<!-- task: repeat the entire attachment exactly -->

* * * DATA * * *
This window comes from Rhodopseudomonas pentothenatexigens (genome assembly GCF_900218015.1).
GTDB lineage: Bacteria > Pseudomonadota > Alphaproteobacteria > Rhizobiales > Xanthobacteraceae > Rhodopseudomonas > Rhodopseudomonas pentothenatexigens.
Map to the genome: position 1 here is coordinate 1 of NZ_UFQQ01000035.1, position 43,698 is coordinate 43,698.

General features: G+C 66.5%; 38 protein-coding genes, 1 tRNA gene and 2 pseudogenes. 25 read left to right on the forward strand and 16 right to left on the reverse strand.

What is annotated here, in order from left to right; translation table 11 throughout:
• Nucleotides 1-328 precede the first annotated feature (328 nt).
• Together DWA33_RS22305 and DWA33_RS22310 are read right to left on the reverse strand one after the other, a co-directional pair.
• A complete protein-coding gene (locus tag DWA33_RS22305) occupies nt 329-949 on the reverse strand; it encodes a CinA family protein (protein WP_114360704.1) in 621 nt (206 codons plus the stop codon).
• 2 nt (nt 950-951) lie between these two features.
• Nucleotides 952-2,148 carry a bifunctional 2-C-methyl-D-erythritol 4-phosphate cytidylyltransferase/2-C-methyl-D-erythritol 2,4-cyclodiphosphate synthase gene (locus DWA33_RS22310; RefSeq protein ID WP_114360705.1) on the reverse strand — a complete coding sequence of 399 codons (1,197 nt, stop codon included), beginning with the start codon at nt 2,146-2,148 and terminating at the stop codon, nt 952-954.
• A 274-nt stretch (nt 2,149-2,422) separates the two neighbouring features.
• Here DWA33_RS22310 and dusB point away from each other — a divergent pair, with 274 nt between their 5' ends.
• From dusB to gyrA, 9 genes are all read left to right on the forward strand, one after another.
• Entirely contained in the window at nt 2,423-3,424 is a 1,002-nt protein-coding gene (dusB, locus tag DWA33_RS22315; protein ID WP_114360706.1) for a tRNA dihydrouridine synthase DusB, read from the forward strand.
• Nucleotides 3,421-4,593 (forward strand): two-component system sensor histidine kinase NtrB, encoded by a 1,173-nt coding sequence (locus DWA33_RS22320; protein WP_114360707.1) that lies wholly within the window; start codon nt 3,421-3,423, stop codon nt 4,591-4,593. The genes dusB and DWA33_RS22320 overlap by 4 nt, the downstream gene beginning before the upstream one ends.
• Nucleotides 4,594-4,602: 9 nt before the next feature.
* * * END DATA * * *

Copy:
This window comes from Rhodopseudomonas pentothenatexigens (genome assembly GCF_900218015.1).
GTDB lineage: Bacteria > Pseudomonadota > Alphaproteobacteria > Rhizobiales > Xanthobacteraceae > Rhodopseudomonas > Rhodopseudomonas pentothenatexigens.
Map to the genome: position 1 here is coordinate 1 of NZ_UFQQ01000035.1, position 43,698 is coordinate 43,698.

General features: G+C 66.5%; 38 protein-coding genes, 1 tRNA gene and 2 pseudogenes. 25 read left to right on the forward strand and 16 right to left on the reverse strand.

What is annotated here, in order from left to right; translation table 11 throughout:
• Nucleotides 1-328 precede the first annotated feature (328 nt).
• Together DWA33_RS22305 and DWA33_RS22310 are read right to left on the reverse strand one after the other, a co-directional pair.
• A complete protein-coding gene (locus tag DWA33_RS22305) occupies nt 329-949 on the reverse strand; it encodes a CinA family protein (protein WP_114360704.1) in 621 nt (206 codons plus the stop codon).
• 2 nt (nt 950-951) lie between these two features.
• Nucleotides 952-2,148 carry a bifunctional 2-C-methyl-D-erythritol 4-phosphate cytidylyltransferase/2-C-methyl-D-erythritol 2,4-cyclodiphosphate synthase gene (locus DWA33_RS22310; RefSeq protein ID WP_114360705.1) on the reverse strand — a complete coding sequence of 399 codons (1,197 nt, stop codon included), beginning with the start codon at nt 2,146-2,148 and terminating at the stop codon, nt 952-954.
• A 274-nt stretch (nt 2,149-2,422) separates the two neighbouring features.
• Here DWA33_RS22310 and dusB point away from each other — a divergent pair, with 274 nt between their 5' ends.
• From dusB to gyrA, 9 genes are all read left to right on the forward strand, one after another.
• Entirely contained in the window at nt 2,423-3,424 is a 1,002-nt protein-coding gene (dusB, locus tag DWA33_RS22315; protein ID WP_114360706.1) for a tRNA dihydrouridine synthase DusB, read from the forward strand.
• Nucleotides 3,421-4,593 (forward strand): two-component system sensor histidine kinase NtrB, encoded by a 1,173-nt coding sequence (locus DWA33_RS22320; protein WP_114360707.1) that lies wholly within the window; start codon nt 3,421-3,423, stop codon nt 4,591-4,593. The genes dusB and DWA33_RS22320 overlap by 4 nt, the downstream gene beginning before the upstream one ends.
• Nucleotides 4,594-4,602: 9 nt before the next feature.